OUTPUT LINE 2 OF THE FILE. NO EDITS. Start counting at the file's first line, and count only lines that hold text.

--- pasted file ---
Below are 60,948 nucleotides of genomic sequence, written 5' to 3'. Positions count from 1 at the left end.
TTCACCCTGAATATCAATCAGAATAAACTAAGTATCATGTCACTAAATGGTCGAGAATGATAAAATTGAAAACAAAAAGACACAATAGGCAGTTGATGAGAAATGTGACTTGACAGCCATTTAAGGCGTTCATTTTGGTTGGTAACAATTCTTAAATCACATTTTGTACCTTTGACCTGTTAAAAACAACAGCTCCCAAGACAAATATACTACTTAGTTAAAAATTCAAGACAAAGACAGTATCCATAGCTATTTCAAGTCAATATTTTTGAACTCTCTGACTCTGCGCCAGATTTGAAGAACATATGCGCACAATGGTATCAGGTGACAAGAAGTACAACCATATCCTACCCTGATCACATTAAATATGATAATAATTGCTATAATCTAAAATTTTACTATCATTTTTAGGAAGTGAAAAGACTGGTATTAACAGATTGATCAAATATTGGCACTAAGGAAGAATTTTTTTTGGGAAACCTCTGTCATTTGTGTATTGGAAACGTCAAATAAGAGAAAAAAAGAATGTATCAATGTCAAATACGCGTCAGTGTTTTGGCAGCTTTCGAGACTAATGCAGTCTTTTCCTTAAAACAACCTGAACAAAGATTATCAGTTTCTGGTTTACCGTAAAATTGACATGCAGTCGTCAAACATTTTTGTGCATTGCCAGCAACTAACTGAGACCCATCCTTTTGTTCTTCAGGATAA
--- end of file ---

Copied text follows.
TTCACCCTGAATATCAATCAGAATAAACTAAGTATCATGTCACTAAATGGTCGAGAATGATAAAATTGAAAACAAAAAGACACAATAGGCAGTTGATGAGAAATGTGACTTGACAGCCATTTAAGGCGTTCATTTTGGTTGGTAACAATTCTTAAATCACATTTTGTACCTTTGACCTGTTAAAAACAACAGCTCCCAAGACAAATATACTACTTAGTTAAAAATTCAAGACAAAGACAGTATCCATAGCTATTTCAAGTCAATATTTTTGAACTCTCTGACTCTGCGCCAGATTTGAAGAACATATGCGCACAATGGTATCAGGTGACAAGAAGTACAACCATATCCTACCCTGATCACATTAAATATGATAATAATTGCTATAATCTAAAATTTTACTATCATTTTTAGGAAGTGAAAAGACTGGTATTAACAGATTGATCAAATATTGGCACTAAGGAAGAATTTTTTTTGGGAAACCTCTGTCATTTGTGTATTGGAAACGTCAAATAAGAGAAAAAAAGAATGTATCAATGTCAAATACGCGTCAGTGTTTTGGCAGCTTTCGAGACTAATGCAGTCTTTTCCTTAAAACAACCTGAACAAAGATTATCAGTTTCTGGTTTACCGTAAAATTGACATGCAGTCGTCAAACATTTTTGTGCATTGCCAGCAACTAACTGAGACCCATCCTTTTGTTCTTCAGGATAA